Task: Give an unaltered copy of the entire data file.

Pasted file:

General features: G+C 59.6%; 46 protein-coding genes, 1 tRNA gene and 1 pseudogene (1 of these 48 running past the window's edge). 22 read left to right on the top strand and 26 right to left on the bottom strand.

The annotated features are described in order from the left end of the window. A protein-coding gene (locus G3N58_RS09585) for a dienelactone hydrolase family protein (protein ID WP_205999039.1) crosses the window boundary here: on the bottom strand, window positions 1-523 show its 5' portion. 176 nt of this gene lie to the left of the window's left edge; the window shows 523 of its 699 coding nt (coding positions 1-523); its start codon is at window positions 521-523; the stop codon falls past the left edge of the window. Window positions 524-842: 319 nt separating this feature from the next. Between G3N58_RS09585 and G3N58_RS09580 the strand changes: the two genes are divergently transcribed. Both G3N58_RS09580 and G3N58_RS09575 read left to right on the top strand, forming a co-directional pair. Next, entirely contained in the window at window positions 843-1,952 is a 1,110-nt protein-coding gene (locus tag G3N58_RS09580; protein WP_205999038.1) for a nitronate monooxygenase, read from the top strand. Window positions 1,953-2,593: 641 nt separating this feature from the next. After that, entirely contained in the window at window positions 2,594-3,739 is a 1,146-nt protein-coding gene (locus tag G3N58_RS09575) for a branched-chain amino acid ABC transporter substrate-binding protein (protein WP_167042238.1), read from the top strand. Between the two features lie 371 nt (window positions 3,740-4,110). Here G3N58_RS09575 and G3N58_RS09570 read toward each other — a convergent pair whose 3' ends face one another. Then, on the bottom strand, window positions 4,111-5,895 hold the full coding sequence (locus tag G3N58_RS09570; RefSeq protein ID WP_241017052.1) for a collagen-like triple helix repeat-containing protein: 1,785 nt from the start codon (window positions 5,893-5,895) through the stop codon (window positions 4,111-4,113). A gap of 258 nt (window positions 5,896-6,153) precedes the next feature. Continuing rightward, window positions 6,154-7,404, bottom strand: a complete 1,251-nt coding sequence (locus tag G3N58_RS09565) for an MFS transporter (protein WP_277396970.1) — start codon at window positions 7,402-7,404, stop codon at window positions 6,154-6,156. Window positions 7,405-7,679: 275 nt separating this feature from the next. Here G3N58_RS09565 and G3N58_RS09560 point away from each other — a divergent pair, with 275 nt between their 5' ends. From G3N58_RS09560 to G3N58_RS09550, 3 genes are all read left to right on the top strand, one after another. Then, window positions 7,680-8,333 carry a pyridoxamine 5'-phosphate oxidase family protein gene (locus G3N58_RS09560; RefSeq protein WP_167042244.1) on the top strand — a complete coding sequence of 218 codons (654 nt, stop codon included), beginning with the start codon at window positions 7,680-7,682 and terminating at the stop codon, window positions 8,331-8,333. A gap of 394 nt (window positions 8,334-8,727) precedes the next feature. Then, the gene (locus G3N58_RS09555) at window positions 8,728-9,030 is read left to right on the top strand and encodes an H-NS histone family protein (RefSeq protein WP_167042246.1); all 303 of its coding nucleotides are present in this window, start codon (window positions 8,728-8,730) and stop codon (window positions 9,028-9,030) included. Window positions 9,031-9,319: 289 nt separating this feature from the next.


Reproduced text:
General features: G+C 59.6%; 46 protein-coding genes, 1 tRNA gene and 1 pseudogene (1 of these 48 running past the window's edge). 22 read left to right on the top strand and 26 right to left on the bottom strand.

The annotated features are described in order from the left end of the window. A protein-coding gene (locus G3N58_RS09585) for a dienelactone hydrolase family protein (protein ID WP_205999039.1) crosses the window boundary here: on the bottom strand, window positions 1-523 show its 5' portion. 176 nt of this gene lie to the left of the window's left edge; the window shows 523 of its 699 coding nt (coding positions 1-523); its start codon is at window positions 521-523; the stop codon falls past the left edge of the window. Window positions 524-842: 319 nt separating this feature from the next. Between G3N58_RS09585 and G3N58_RS09580 the strand changes: the two genes are divergently transcribed. Both G3N58_RS09580 and G3N58_RS09575 read left to right on the top strand, forming a co-directional pair. Next, entirely contained in the window at window positions 843-1,952 is a 1,110-nt protein-coding gene (locus tag G3N58_RS09580; protein WP_205999038.1) for a nitronate monooxygenase, read from the top strand. Window positions 1,953-2,593: 641 nt separating this feature from the next. After that, entirely contained in the window at window positions 2,594-3,739 is a 1,146-nt protein-coding gene (locus tag G3N58_RS09575) for a branched-chain amino acid ABC transporter substrate-binding protein (protein WP_167042238.1), read from the top strand. Between the two features lie 371 nt (window positions 3,740-4,110). Here G3N58_RS09575 and G3N58_RS09570 read toward each other — a convergent pair whose 3' ends face one another. Then, on the bottom strand, window positions 4,111-5,895 hold the full coding sequence (locus tag G3N58_RS09570; RefSeq protein ID WP_241017052.1) for a collagen-like triple helix repeat-containing protein: 1,785 nt from the start codon (window positions 5,893-5,895) through the stop codon (window positions 4,111-4,113). A gap of 258 nt (window positions 5,896-6,153) precedes the next feature. Continuing rightward, window positions 6,154-7,404, bottom strand: a complete 1,251-nt coding sequence (locus tag G3N58_RS09565) for an MFS transporter (protein WP_277396970.1) — start codon at window positions 7,402-7,404, stop codon at window positions 6,154-6,156. Window positions 7,405-7,679: 275 nt separating this feature from the next. Here G3N58_RS09565 and G3N58_RS09560 point away from each other — a divergent pair, with 275 nt between their 5' ends. From G3N58_RS09560 to G3N58_RS09550, 3 genes are all read left to right on the top strand, one after another. Then, window positions 7,680-8,333 carry a pyridoxamine 5'-phosphate oxidase family protein gene (locus G3N58_RS09560; RefSeq protein WP_167042244.1) on the top strand — a complete coding sequence of 218 codons (654 nt, stop codon included), beginning with the start codon at window positions 7,680-7,682 and terminating at the stop codon, window positions 8,331-8,333. A gap of 394 nt (window positions 8,334-8,727) precedes the next feature. Then, the gene (locus G3N58_RS09555) at window positions 8,728-9,030 is read left to right on the top strand and encodes an H-NS histone family protein (RefSeq protein WP_167042246.1); all 303 of its coding nucleotides are present in this window, start codon (window positions 8,728-8,730) and stop codon (window positions 9,028-9,030) included. Window positions 9,031-9,319: 289 nt separating this feature from the next.